29th Annual Film Series
The Cry for Myth
Sundays, 2 PM, Kerr McGee Auditorium in the Meinders School of Business
NW 27th Street and McKinley Ave, Oklahoma City, OK 73106
A discussion session follows each film for those who wish to stay
Free Admission, Donations Appreciated
Director: Dr. Harbour Winn, firstname.lastname@example.org
For More Information, Call (405) 208-5472
September 26, 2010, Kerr McGee Auditorium, 2 PM
Olivier Assayas’ Summer Hours, France (2008), 103 Min.
Summer Hours is about three siblings who must decide what to do with the country estate and objects inherited from their mother. Its message focuses on globalized modern living and materialism.
October 10, 2010, Kerr McGee Auditorium, 2 PM
Bong Joon-ho’s Madeo, South Korea (2009), 128 Min.
Madeo, which means “mother” in Korean, was the official South Korean submission for Best Foreign Language Film at last year’s Academy Awards. The film focuses on a devoted single parent who refuses to believe her simple-minded 27-year-old son is guilty of murder.
October 24, 2010, Kerr McGee Auditorium, 2 PM
Sebastian Silva’s La Nana, Chile (2009), 95 Min.
La Nana is the story about a maid who has served a family for 23 years and feels threatened when the family decides to hire some extra help. Out of desperation, the maid starts to engage in increasingly frantic acts to keep her job.
November 7, 2010, Kerr McGee Auditorium, 2 PM
Sergei Dvortsevoy’s Tulpan, Kazakhstan (2008), 100 Min.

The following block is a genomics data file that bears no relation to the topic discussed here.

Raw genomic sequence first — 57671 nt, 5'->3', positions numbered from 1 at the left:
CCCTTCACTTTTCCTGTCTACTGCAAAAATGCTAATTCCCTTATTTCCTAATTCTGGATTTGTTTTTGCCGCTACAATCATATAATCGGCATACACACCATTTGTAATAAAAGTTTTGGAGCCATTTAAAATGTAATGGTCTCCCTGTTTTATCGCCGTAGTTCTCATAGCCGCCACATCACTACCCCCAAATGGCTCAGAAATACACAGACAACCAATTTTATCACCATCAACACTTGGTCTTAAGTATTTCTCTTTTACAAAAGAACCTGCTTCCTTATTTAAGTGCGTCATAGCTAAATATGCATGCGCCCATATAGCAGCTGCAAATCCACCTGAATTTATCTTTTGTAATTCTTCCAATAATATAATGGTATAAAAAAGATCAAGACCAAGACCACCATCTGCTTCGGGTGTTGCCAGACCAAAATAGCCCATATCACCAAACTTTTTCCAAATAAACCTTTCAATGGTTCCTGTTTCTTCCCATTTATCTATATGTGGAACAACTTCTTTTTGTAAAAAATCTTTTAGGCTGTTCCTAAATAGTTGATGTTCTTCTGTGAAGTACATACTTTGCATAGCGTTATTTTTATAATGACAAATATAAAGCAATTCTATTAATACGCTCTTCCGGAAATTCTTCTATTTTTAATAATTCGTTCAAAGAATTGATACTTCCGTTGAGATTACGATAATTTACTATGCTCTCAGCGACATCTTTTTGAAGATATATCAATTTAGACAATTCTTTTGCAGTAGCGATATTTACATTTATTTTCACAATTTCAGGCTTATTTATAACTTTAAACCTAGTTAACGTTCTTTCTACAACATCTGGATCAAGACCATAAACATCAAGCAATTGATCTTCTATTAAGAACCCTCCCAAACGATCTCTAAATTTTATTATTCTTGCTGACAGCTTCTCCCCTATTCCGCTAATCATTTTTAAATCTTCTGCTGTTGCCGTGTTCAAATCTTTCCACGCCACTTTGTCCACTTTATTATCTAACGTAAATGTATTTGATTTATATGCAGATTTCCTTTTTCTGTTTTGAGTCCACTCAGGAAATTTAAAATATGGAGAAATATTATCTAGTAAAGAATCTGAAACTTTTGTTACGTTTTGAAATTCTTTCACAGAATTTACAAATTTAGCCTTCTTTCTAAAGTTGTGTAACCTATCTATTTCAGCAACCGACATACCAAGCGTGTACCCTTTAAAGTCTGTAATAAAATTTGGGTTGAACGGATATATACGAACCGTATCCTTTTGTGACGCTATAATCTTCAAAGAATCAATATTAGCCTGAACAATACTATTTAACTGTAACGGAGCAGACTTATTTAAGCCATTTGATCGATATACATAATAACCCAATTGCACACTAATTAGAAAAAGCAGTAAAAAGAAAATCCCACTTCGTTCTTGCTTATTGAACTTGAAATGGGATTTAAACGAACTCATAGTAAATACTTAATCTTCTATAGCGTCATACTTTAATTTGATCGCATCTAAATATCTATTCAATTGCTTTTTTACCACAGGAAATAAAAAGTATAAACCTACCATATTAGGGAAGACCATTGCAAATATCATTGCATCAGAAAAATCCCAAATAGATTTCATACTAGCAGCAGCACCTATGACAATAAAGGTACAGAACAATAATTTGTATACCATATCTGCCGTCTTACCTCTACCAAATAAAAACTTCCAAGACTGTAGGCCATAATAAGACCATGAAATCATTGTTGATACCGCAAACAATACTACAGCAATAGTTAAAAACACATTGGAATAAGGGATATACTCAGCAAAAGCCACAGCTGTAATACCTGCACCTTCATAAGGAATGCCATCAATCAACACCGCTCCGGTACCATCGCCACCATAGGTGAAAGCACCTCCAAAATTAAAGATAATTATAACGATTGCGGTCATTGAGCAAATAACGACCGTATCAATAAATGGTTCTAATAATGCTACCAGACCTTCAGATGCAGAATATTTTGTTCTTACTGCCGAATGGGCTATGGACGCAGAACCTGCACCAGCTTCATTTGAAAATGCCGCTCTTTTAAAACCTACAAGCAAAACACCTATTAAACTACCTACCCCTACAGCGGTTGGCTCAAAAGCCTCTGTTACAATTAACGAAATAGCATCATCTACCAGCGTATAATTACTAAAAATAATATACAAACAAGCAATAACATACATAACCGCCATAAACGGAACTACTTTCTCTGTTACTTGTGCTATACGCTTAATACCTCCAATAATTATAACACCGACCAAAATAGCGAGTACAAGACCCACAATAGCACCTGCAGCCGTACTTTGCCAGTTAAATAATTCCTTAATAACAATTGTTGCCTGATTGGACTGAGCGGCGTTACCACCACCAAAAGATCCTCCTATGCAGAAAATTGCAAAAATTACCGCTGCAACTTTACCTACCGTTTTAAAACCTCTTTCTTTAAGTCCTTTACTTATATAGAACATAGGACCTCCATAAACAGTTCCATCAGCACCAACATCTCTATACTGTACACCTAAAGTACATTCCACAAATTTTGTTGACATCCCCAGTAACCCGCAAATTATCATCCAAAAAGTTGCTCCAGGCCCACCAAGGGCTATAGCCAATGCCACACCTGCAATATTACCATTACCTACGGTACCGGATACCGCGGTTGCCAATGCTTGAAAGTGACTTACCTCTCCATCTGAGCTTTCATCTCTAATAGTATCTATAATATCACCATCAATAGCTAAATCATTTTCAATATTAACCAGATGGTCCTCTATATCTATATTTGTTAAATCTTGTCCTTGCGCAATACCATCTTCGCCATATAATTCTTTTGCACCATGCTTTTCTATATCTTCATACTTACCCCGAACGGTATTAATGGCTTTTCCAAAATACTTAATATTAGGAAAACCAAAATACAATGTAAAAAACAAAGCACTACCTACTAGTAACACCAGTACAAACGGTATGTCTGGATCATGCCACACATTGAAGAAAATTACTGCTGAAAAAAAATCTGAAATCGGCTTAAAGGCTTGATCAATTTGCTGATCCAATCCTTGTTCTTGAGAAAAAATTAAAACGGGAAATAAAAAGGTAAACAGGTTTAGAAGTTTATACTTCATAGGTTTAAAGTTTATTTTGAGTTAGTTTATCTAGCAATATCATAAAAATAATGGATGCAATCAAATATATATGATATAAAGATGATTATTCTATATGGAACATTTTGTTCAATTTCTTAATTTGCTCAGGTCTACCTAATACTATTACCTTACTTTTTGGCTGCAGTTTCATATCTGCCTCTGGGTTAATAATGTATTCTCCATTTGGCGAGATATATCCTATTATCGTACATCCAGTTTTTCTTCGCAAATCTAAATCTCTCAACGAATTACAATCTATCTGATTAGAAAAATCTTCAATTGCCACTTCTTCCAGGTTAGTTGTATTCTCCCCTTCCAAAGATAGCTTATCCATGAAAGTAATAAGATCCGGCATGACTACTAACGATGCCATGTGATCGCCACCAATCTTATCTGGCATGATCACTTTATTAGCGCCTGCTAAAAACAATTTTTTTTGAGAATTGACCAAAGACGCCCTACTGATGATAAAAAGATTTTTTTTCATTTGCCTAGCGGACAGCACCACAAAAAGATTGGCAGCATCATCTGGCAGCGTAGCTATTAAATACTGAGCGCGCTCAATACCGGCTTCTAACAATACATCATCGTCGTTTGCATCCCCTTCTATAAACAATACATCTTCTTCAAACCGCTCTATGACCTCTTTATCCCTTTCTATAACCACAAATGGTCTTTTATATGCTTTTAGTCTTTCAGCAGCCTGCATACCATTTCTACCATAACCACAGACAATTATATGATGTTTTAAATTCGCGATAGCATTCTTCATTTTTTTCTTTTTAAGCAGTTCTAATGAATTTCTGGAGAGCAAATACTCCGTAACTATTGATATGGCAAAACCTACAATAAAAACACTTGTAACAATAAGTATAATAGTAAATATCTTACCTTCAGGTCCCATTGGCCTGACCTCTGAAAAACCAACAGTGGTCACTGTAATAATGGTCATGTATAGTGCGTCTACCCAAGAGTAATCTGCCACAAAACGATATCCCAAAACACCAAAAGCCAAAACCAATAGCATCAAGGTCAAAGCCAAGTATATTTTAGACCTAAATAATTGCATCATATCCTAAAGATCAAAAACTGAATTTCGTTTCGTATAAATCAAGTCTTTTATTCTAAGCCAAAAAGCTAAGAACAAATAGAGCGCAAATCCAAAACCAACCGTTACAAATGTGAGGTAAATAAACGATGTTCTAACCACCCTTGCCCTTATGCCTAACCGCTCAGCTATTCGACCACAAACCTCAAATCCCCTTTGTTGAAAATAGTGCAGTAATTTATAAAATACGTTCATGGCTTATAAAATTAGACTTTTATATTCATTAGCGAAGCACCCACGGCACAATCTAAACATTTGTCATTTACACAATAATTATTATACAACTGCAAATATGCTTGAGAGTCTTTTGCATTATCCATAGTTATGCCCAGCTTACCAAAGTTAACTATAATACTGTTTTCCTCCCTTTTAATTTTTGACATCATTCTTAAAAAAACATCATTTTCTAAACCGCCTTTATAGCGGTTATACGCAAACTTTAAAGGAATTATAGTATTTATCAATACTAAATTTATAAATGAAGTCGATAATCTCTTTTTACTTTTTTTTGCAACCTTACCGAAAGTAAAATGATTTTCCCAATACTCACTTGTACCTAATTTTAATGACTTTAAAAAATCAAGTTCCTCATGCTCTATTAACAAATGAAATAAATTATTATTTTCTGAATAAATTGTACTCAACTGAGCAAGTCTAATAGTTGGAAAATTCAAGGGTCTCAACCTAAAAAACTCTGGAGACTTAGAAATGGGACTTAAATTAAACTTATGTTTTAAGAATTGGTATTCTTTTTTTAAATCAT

January 23, 2011, Kerr McGee Auditorium, 2 PM
Hany Abu-Assad’s Paradise Now, Palestine (2005), 90 Min.
Paradise Now, a stark film about two young Palestinian men who are recruited to become suicide bombers, was nominated for an Oscar for best foreign language film.
February 6, 2011, Kerr McGee Auditorium, 2 PM
Aditya Assarat’s Wonderful Town, Thailand (2007), 92 Min.
Wonderful Town was the first moving film to address the devastation of the 2004 tsunami in Thailand. It follows Ton, a young Bangkok architect, who is dispatched to oversee a building site in a seaside Thai resort town. There, he meets and gradually falls in love with Na, a shy and pretty inn-keeper who is equally drawn to Ton. The love story then takes unusual turns amidst the ruins of the ghost town feel of the setting.
February 20, 2011, Kerr McGee Auditorium, 2 PM
Michelangelo Antonioni’s The Red Desert, Italy (1964), 117 Min.
The Red Desert is considered a landmark in cinema history for its use of color and sound to mirror the internal state of characters. The Italian movie tells the story of Monica Vitti, an engineer’s wife wandering in bewilderment through a modern Italian industrial landscape.
March 6, 2011, Kerr McGee Auditorium, 2 PM
Hirokazu Kore-Eda’s Still Walking, Japan (2008), 115 Min.
Still Walking is a family drama about grown children visiting their elderly parents. Their son and daughter return for a rare family reunion, bringing their own families with them.
A discussion session will follow each screening and participants are encouraged to check out Rollo May’s The Cry for Myth to help supplement direction and reflection for cross-cultural film study. The book will be available at the film screenings and at Full Circle Bookstore.
Admission to the film series is free to the public. Donations to help sustain the institute’s mission are appreciated. Donations can be made at each film, mailed to the OCU Film Institute Endowment or to the OCU Film Institute’s Designated Endowment in the Community Foundation of the Kirkpatrick Family Fund. Oklahoma City University and the Thatcher Hoffman Smith Endowment Fund for the University’s Center for Interpersonal Studies through Film and Literature also support the institute.